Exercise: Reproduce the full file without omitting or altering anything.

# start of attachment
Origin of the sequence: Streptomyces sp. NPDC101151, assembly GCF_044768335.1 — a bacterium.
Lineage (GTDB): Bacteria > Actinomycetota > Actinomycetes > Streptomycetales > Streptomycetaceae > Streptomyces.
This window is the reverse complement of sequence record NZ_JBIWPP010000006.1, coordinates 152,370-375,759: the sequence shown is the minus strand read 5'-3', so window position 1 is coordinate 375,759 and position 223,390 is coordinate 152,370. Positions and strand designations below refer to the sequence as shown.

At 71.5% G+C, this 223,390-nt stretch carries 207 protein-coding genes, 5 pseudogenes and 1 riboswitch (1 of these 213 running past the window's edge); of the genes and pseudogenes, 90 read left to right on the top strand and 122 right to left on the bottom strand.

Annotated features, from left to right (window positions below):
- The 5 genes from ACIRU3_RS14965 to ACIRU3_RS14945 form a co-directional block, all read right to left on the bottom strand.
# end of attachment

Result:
Origin of the sequence: Streptomyces sp. NPDC101151, assembly GCF_044768335.1 — a bacterium.
Lineage (GTDB): Bacteria > Actinomycetota > Actinomycetes > Streptomycetales > Streptomycetaceae > Streptomyces.
This window is the reverse complement of sequence record NZ_JBIWPP010000006.1, coordinates 152,370-375,759: the sequence shown is the minus strand read 5'-3', so window position 1 is coordinate 375,759 and position 223,390 is coordinate 152,370. Positions and strand designations below refer to the sequence as shown.

At 71.5% G+C, this 223,390-nt stretch carries 207 protein-coding genes, 5 pseudogenes and 1 riboswitch (1 of these 213 running past the window's edge); of the genes and pseudogenes, 90 read left to right on the top strand and 122 right to left on the bottom strand.

Annotated features, from left to right (window positions below):
- The 5 genes from ACIRU3_RS14965 to ACIRU3_RS14945 form a co-directional block, all read right to left on the bottom strand.